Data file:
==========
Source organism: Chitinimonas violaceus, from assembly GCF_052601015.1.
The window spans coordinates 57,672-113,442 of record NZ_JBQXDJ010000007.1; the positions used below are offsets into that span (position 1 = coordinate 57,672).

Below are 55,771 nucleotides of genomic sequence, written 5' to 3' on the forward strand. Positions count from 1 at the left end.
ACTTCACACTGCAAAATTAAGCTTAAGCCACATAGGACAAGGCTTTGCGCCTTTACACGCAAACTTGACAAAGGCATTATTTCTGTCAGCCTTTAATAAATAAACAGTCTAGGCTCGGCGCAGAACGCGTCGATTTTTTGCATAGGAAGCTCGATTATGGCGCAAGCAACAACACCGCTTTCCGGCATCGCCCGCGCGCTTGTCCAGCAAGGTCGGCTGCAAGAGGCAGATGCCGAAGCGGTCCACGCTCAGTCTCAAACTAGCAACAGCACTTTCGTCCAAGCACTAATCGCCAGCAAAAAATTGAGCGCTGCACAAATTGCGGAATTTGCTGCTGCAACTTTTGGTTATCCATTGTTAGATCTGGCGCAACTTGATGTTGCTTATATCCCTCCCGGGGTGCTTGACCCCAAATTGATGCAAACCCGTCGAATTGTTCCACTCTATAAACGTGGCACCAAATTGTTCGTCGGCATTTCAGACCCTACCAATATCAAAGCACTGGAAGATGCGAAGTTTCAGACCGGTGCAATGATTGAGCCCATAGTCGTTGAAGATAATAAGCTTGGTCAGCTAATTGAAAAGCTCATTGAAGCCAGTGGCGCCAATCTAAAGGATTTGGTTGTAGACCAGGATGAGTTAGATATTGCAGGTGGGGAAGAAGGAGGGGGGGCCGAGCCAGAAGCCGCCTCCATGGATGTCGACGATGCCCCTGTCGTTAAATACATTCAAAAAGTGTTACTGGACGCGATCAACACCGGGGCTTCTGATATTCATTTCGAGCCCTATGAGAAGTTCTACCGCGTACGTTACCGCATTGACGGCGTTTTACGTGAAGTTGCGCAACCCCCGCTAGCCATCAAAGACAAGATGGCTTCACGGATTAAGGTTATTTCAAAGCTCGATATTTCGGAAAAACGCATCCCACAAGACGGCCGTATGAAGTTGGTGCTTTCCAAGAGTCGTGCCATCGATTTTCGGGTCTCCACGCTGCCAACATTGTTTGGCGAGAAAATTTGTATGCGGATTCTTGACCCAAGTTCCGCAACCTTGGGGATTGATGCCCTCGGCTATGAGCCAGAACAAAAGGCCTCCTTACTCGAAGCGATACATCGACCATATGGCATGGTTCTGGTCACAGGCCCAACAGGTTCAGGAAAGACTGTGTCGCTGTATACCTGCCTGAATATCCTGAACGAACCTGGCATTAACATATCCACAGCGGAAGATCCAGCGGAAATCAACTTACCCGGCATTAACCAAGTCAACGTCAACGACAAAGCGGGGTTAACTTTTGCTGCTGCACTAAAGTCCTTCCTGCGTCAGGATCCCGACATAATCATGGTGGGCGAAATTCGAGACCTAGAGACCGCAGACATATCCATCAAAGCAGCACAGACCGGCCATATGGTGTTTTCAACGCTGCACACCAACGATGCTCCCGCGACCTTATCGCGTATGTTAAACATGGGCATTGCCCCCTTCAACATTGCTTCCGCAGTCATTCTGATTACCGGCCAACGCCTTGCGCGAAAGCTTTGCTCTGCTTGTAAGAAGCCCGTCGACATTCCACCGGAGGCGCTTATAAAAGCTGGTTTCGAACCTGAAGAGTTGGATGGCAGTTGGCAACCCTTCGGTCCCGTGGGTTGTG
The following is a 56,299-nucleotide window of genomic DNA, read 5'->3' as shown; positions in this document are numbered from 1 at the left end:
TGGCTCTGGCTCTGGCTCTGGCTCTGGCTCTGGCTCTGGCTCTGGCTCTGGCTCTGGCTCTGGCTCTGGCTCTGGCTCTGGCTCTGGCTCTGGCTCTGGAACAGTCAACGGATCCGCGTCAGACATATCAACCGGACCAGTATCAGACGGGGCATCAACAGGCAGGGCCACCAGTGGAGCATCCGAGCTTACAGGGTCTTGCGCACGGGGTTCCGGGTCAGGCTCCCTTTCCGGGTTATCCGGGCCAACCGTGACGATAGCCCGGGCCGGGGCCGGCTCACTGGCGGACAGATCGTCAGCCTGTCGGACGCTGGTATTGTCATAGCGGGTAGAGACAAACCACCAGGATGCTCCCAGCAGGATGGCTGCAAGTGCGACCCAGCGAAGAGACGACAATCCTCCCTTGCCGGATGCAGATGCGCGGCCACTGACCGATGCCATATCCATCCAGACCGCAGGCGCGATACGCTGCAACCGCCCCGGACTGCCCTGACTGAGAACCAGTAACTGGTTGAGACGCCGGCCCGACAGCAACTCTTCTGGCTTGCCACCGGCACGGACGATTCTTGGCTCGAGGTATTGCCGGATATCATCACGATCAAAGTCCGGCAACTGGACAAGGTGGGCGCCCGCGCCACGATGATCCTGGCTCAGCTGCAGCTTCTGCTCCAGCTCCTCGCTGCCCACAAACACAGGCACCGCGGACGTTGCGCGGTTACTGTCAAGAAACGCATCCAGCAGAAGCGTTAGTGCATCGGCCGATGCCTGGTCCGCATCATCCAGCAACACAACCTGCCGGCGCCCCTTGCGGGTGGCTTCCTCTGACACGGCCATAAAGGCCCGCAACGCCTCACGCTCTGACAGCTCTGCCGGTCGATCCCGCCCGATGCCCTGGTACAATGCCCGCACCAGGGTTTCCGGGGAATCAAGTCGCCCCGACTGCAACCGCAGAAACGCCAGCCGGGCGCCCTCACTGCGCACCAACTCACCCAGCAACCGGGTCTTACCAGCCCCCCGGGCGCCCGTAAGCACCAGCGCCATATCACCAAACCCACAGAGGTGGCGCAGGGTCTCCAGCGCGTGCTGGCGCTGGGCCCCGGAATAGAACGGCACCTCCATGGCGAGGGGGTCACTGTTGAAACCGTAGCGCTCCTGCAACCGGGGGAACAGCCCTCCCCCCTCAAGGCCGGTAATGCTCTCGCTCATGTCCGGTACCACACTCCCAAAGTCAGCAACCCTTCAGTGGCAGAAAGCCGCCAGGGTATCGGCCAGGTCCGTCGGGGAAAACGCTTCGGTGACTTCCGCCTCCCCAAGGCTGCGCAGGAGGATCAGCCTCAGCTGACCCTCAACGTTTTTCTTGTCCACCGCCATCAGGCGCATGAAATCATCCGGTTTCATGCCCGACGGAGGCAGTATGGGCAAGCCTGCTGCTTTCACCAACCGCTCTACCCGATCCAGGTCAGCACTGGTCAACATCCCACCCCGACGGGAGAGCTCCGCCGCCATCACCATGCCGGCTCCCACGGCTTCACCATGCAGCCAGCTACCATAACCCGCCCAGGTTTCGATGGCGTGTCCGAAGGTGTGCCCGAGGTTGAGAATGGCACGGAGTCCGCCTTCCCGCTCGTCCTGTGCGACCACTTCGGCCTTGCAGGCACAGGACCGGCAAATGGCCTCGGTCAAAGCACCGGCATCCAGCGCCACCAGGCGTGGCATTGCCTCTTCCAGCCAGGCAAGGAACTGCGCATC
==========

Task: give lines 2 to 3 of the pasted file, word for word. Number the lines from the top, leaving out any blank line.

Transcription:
The window spans coordinates 57,672-113,442 of record NZ_JBQXDJ010000007.1; the positions used below are offsets into that span (position 1 = coordinate 57,672).

Below are 55,771 nucleotides of genomic sequence, written 5' to 3' on the forward strand. Positions count from 1 at the left end.